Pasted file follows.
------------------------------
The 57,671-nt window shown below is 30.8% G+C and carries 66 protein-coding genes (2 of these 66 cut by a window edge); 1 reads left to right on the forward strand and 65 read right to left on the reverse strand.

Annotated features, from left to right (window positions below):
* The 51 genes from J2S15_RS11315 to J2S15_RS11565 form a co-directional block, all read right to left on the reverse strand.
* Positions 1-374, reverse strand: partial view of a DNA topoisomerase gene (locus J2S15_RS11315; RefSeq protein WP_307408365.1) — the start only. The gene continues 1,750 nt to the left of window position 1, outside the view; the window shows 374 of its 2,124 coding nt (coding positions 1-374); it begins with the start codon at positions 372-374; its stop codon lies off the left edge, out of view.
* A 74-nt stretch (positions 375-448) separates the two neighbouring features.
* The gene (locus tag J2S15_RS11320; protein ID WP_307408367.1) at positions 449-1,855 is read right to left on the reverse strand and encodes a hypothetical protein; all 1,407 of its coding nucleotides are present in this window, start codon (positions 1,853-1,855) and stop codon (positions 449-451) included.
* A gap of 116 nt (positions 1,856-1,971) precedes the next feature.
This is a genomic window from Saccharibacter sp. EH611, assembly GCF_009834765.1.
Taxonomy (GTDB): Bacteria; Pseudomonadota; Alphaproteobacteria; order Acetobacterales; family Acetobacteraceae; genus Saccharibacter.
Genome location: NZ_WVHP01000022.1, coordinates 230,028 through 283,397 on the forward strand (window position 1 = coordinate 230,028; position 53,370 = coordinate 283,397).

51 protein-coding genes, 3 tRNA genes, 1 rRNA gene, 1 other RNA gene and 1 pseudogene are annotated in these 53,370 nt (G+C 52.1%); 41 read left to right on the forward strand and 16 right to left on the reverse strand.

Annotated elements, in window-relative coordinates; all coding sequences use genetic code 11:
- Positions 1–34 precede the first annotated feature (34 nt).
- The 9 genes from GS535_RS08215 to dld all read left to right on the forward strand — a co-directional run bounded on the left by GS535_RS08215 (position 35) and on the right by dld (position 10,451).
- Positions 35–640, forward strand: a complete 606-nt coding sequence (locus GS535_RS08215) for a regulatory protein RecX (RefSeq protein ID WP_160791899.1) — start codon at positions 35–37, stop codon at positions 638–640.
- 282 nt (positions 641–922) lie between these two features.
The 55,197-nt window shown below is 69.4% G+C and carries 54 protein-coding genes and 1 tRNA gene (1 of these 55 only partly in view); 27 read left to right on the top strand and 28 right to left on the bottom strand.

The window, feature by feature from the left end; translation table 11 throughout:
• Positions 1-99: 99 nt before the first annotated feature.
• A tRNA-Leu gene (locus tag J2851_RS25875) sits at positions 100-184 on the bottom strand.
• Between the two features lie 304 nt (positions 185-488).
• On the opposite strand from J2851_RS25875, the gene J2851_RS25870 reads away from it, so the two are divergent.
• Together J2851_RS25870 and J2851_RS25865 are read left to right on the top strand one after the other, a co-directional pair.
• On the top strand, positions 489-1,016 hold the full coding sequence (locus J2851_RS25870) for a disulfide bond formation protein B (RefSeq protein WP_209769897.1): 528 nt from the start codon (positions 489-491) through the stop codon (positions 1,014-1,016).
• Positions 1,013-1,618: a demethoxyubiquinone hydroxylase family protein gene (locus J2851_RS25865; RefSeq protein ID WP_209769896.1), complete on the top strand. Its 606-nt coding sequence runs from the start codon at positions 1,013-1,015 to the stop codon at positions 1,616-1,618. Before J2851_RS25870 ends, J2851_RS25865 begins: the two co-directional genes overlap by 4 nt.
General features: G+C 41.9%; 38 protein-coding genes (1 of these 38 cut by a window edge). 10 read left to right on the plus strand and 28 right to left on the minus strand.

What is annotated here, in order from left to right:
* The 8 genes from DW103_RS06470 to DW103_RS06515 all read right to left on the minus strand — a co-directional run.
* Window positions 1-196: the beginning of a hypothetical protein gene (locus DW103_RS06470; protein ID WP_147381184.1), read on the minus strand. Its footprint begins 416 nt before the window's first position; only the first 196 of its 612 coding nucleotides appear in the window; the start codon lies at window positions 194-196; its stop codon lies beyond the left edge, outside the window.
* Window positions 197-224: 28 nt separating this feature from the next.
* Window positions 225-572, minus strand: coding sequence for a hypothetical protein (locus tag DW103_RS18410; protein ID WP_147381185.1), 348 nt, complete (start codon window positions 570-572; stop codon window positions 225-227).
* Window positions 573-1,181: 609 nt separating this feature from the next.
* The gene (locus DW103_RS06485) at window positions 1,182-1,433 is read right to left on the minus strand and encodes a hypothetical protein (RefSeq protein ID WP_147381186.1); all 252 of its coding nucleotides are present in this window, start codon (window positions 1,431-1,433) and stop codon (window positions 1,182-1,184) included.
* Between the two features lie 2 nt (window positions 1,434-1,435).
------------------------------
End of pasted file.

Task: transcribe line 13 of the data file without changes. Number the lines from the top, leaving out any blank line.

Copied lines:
- Positions 1–34 precede the first annotated feature (34 nt).